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Crimes Against The State: From Treason to Terrorism
Ashgate Publishing, July 2011, Pages: 310
In the post-2001 context of economic and political conflict, this book presents a timely and detailed examination of the role of the criminal law in the protection of the existing order from political dissent and destabilization. It reviews offences such as rebellion, treason, mutiny, espionage, sedition, terrorism, riot and unlawful assembly in the UK, US, Canada and Australia from a comparative perspective and investigates leading cases in their historical and political contexts. Also examining the impact on human rights and civil liberties, this book covers a neglected area of English-derived law and will encourage debate about crimes against states and governments.
'Here is a distinctive voice amongst the chorus of commentaries about crimes against the states. This book delivers a provocative commentary which is especially welcome for its broadly comparative approach and for venturing beyond the terrorism agenda and encompassing other more established offences with evident political impact.'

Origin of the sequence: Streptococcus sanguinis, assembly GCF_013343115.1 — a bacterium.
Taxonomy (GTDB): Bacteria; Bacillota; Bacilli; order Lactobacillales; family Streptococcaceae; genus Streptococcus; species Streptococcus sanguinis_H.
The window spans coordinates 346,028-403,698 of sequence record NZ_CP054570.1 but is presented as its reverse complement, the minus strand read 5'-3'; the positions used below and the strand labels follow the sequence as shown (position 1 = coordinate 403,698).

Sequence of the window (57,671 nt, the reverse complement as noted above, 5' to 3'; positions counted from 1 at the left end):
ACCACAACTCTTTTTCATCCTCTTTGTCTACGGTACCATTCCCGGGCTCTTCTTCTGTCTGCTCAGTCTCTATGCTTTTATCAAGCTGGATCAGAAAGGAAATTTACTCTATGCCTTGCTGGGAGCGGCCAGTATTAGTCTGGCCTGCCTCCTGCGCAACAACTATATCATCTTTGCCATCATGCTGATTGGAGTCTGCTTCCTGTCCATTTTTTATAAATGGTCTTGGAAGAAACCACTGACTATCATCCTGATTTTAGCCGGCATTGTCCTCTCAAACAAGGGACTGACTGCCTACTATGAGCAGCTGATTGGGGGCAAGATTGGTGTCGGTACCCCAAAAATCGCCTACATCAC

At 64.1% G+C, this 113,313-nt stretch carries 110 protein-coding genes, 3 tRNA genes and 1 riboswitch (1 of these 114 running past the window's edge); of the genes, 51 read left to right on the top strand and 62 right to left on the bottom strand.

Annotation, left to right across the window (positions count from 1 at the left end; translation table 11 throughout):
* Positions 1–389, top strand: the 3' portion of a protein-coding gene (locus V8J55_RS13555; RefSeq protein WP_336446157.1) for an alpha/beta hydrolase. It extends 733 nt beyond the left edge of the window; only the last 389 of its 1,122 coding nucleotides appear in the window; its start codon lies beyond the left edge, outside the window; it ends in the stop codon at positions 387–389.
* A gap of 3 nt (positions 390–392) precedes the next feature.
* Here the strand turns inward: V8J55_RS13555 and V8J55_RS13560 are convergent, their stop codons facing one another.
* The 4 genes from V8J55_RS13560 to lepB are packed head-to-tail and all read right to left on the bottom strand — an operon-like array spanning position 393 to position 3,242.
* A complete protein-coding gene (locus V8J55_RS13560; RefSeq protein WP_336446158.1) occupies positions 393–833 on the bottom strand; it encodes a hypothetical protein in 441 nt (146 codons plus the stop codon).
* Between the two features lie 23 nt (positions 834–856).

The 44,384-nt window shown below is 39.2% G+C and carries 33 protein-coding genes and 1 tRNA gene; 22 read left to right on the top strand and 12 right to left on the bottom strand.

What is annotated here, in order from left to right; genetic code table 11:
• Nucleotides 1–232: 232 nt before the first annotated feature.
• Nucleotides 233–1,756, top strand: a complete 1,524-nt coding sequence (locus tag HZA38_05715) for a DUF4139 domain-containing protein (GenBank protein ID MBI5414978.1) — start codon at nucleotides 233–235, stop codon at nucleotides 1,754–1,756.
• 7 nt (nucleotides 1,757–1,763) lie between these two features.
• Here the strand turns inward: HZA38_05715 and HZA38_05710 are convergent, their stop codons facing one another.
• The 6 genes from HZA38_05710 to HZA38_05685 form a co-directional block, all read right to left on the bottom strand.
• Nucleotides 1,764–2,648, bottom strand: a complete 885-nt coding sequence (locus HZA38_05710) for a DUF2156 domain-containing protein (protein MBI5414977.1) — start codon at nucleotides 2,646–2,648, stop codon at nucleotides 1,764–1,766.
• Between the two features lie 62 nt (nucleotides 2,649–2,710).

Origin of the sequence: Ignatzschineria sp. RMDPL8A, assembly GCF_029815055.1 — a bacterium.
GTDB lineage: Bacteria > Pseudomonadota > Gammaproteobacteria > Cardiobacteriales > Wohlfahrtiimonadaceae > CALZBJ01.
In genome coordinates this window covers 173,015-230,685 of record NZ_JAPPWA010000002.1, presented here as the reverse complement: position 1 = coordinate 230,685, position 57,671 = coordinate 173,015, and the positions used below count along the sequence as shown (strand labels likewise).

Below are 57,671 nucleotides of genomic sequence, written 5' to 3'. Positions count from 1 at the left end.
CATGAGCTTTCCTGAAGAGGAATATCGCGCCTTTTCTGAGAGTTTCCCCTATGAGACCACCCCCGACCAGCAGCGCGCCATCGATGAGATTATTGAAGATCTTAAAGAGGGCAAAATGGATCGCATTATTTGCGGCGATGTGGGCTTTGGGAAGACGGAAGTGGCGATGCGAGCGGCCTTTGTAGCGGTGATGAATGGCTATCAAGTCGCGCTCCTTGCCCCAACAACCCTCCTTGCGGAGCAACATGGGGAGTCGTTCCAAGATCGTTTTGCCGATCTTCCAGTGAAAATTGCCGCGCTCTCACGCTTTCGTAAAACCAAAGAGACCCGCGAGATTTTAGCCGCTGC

-- Clive Walker, University of Leeds, UK
'Michael Head's Crimes Against the State is a much needed historically-grounded review of state oppression. Framing the analysis in the context of upper class control of the state, Head presents statutory repression of human rights and democracy as directly linked to political power and the protection of capitalism and private property.'
-- Peter Phillips, Sonoma State University, USA
Introduction: What are ‘Crimes against the State’?
1. A Controversial History
2. T he United States: Free Speech in ‘War’ and ‘Peace’
3. Insurrection, Rebellion and Unlawful Associations
4. T reason and Mutiny
5. Espionage, Official Secrets and Sabotage
6. S edition and Politically Motivated Violence
8. Riot, Affray and Unlawful Assembly
9. Emergency Powers, Martial Law and Official Lawlessness
Dr Michael Head, B.Juris, LL.B. (Hons) (Monash), LLM (Columbia), Ph.D. (UWS), is Associate Professor in law at the University of Western Sydney. He is an established name in the fields of law and civil liberties. Over the past ten years, he has had a substantial range of publications in leading law journals. Head is also the author of Calling out the Troops - The Australian Military and Civil Unrest (Federation Press 2008), Administrative Law: Context and Critique (Federation Press, 2nd ed, 2008), Evgeny Pashukanis: A Critical Reappraisal (Routledge-Cavendish, 2008) and co-author with Dr Scott Mann of Law in Perspective: Ethics, society and critical thinking (UNSW Press, 2nd ed, 2008) and Calling out the Armed Forces: Domestic military powers, law and human rights (Ashgate, forthcoming 2009).
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